The NLRB has traditionally preferred in-person (manual ballot) elections by which employees would physically appear at a voting site (usually on the employer’s premises) and place their marked ballots in a ballot box to be counted on site in the presence of any interested party. Mail ballot elections in which employees received a ballot at home and were instructed to mark and mail the ballot were seen as inferior and ordered only in special circumstances such as when a workforce was scattered. In addition, employers usually objected to mail ballot elections because they spawned low voter turnout, higher instances of voided ballots, and a reliance on the U.S. Mail that notably proved unreliable. Motor carriers particularly objected to mail ballot elections because drivers were often away from home for significant periods of time. In March, as the U.S. response to the pandemic began, the NLRB initially suspended all elections but quickly reinstated the election process, directing almost exclusively mail ballot elections. In a nutshell, health measures outweighed the shortcomings of mail ballot elections. The NLRB’s General Counsel has since issued a memo to the local NLRB Regions identifying proper protocols that would make for a return to safe, in-person elections. The local Regional Directors, however, have continued to order mail ballot elections almost exclusively.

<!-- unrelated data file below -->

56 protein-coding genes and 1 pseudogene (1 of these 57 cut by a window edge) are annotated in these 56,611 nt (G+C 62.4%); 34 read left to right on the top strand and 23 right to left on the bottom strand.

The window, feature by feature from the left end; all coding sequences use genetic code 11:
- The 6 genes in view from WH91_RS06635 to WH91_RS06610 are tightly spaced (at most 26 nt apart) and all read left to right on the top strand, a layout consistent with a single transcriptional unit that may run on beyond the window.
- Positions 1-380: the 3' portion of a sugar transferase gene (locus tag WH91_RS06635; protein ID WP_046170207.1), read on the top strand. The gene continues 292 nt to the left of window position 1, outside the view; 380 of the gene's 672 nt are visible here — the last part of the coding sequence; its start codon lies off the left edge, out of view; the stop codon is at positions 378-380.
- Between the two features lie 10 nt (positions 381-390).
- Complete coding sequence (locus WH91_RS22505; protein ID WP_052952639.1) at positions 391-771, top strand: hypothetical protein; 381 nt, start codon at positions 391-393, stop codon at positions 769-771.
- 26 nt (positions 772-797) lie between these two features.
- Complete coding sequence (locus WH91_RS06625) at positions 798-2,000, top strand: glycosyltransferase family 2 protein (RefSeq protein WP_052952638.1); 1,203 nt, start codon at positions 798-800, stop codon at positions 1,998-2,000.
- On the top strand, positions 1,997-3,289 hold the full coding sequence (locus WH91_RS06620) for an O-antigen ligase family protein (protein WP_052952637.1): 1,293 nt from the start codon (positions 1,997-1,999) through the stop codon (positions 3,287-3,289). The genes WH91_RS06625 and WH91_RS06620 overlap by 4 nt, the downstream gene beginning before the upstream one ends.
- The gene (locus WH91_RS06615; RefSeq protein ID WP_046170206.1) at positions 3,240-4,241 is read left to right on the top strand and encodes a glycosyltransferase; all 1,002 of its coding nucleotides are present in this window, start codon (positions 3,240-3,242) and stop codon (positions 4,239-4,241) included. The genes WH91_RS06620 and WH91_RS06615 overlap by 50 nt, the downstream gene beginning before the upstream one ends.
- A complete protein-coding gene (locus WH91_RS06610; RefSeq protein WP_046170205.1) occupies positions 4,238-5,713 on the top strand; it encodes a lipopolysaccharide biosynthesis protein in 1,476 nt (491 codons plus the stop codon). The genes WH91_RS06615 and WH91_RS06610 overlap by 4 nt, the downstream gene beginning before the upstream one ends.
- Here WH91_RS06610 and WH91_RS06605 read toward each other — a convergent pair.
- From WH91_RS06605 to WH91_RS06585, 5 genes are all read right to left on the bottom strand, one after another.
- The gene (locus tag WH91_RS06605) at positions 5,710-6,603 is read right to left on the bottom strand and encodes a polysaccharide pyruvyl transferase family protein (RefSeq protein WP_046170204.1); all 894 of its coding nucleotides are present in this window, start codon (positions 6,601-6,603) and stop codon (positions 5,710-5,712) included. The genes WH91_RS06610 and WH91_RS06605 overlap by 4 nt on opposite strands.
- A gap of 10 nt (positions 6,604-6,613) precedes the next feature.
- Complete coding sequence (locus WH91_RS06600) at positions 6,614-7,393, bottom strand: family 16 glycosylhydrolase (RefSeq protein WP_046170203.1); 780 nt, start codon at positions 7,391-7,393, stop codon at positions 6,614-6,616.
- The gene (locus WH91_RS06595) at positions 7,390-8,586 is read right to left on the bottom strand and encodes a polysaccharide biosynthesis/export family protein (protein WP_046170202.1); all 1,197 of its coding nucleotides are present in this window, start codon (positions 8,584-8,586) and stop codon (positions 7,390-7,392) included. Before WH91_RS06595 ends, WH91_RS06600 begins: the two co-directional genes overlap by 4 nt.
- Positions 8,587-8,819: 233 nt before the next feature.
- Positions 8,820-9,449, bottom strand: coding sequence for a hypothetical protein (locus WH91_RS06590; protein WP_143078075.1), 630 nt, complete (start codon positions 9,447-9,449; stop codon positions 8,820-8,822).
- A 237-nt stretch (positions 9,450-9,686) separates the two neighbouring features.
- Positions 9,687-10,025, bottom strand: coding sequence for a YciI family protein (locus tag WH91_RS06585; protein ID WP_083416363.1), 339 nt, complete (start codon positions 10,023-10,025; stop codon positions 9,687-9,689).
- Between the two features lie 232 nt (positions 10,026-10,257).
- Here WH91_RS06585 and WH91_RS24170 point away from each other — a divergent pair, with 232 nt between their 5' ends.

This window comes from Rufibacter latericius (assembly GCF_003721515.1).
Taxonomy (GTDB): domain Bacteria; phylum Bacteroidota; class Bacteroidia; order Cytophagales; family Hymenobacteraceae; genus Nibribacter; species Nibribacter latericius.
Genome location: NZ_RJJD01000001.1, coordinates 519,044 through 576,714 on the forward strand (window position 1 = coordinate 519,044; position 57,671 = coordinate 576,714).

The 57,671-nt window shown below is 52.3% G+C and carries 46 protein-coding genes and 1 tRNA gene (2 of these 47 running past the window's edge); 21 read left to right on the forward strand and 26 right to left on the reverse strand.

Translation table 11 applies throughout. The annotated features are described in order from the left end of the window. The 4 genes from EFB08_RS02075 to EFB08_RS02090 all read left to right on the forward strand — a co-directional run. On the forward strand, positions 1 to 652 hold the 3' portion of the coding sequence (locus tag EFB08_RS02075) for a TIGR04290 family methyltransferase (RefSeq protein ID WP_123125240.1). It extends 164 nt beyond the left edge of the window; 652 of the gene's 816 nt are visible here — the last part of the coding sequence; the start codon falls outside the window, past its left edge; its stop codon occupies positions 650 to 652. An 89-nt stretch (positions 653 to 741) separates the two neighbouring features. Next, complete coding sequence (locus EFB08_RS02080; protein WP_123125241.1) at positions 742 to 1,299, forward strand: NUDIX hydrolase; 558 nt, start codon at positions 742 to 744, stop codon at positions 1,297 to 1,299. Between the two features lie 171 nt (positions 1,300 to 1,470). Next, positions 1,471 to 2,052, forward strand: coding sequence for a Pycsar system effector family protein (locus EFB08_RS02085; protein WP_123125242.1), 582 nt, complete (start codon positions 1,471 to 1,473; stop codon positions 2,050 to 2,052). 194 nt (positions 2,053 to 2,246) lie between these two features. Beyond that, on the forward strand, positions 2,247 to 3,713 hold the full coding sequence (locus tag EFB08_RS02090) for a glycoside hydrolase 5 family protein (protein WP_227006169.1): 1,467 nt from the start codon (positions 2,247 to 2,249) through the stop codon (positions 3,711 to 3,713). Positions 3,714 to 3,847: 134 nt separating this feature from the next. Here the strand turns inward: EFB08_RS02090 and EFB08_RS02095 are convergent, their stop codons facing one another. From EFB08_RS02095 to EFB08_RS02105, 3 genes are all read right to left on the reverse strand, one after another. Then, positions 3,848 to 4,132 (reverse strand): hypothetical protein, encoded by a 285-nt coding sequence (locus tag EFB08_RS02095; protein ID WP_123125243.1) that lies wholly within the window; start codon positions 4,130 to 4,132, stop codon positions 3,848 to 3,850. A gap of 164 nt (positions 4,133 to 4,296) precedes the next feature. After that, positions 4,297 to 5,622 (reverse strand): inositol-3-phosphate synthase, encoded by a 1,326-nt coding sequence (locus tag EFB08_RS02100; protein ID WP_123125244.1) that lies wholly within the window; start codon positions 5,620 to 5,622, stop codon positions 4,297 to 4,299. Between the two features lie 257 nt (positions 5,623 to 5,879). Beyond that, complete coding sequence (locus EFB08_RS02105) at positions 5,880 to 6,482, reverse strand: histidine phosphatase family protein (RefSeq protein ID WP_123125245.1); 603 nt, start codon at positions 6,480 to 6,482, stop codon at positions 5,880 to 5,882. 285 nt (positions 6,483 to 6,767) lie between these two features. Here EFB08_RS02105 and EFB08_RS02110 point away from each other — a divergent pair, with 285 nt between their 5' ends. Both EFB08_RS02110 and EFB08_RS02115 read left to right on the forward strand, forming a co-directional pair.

The NLRB Looks To Shield Employee Information

Another aspect of the 2014 election rules called for employers to turn over enhanced employee contact information to the union. Specifically, in order to provide the union with the ability to solicit the support of employees, employers were forced to provide not only home addresses (which had always been required), but also home phone numbers, cell phone numbers, and email addresses of employees. Last week, however, the NLRB issued a proposed rule rolling back the information disclosure to the pre-2014 requirement that only home addresses of employees need be provided. The proposed rule is subject to a 60-day comment period before a final rule is issued and becomes effective. It remains to be seen to what extent a final rule reflects the proposed rule and whether the upcoming election plays a part in the formulation of a final rule. Until the rule becomes final and effective, employers must continue to provide the personal contact information of employees, along with explaining to employees preemptively that the disclosure is a legal requirement.